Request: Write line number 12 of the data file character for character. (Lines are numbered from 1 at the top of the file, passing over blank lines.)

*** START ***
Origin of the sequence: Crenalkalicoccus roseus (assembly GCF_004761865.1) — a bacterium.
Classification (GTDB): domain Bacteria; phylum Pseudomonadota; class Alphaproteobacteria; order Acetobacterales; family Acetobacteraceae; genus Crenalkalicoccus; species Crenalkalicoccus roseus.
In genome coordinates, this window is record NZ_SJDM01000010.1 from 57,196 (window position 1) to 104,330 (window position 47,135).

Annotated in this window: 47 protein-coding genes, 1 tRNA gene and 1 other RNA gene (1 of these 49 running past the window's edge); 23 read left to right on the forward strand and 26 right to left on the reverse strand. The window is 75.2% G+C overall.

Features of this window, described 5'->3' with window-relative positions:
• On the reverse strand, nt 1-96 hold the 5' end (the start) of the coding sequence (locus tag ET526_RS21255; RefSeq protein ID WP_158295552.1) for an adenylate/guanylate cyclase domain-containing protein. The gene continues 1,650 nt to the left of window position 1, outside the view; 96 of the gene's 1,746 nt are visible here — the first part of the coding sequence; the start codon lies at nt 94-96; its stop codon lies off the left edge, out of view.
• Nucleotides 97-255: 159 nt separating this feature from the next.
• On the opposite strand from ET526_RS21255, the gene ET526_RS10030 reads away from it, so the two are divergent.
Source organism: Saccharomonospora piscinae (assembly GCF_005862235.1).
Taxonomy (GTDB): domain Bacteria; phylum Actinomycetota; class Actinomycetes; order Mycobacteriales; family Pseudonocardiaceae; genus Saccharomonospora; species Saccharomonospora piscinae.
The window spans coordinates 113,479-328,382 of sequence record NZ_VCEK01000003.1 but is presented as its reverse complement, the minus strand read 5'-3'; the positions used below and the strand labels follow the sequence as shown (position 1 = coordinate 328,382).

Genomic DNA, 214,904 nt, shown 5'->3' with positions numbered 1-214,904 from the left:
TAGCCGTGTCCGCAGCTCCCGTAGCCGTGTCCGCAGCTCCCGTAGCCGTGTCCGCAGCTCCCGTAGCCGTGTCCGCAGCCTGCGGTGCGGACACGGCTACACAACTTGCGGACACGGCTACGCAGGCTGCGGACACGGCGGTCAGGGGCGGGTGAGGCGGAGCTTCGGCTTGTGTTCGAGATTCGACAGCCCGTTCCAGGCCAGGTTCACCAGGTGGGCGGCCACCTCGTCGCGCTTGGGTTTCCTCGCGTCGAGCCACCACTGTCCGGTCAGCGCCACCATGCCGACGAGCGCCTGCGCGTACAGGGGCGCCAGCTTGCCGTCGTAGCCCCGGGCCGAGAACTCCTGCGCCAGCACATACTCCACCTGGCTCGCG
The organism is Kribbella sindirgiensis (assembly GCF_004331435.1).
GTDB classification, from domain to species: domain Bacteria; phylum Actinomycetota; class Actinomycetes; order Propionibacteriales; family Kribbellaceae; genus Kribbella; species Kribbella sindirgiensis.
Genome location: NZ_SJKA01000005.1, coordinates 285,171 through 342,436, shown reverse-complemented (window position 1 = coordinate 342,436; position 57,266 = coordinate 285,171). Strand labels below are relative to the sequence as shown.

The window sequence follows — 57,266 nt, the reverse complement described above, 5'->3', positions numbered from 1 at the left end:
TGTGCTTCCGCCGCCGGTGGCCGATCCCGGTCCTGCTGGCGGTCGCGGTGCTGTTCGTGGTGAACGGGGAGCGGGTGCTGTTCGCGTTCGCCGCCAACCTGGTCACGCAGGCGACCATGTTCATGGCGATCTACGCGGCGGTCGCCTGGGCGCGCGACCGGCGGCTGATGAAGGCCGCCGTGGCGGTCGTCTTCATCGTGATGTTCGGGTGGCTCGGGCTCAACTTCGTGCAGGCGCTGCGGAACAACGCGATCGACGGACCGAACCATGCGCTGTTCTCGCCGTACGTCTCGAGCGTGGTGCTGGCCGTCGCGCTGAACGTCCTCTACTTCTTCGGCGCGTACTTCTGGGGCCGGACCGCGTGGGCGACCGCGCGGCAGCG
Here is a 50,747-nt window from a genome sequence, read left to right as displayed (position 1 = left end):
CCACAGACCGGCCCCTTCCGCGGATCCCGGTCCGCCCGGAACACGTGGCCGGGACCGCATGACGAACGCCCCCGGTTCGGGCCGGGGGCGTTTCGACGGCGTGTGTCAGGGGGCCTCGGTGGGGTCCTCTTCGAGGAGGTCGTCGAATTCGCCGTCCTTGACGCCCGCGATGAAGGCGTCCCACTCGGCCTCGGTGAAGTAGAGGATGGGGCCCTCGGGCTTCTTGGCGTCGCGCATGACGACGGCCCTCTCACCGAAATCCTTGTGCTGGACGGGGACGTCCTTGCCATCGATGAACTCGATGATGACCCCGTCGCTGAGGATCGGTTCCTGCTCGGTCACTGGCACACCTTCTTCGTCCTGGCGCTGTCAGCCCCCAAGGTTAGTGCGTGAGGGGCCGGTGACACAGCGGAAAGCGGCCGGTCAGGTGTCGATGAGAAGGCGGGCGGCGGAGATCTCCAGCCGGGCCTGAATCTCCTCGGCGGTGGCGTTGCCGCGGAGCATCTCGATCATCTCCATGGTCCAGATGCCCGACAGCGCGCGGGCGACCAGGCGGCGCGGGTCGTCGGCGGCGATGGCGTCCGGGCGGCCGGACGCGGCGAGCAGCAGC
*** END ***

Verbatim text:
Genomic DNA, 214,904 nt, shown 5'->3' with positions numbered 1-214,904 from the left: